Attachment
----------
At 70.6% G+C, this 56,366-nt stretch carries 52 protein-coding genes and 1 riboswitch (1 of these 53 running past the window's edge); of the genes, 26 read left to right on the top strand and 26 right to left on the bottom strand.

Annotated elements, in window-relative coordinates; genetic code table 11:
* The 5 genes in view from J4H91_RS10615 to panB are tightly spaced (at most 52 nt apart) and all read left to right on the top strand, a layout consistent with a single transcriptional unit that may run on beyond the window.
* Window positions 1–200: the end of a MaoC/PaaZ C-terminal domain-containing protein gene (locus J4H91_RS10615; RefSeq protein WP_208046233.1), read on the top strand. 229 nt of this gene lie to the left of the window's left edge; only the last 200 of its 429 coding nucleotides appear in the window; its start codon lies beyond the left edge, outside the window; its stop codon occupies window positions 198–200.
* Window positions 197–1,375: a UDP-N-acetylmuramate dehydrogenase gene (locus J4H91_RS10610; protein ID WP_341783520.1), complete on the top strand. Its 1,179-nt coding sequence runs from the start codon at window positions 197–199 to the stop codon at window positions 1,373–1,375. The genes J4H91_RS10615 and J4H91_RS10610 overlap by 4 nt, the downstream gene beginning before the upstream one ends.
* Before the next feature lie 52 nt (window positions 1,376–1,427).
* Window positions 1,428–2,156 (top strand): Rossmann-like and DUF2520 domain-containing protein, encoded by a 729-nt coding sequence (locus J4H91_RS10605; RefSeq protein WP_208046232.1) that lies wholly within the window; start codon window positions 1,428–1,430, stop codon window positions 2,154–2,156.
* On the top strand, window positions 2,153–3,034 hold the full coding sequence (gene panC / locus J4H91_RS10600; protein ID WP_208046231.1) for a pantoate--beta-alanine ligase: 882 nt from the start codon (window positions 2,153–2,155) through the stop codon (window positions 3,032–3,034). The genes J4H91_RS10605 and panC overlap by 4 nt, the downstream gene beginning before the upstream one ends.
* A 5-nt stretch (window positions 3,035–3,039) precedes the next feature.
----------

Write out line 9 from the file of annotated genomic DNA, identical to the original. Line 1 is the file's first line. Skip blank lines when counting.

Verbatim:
* A 5-nt stretch (window positions 3,035–3,039) precedes the next feature.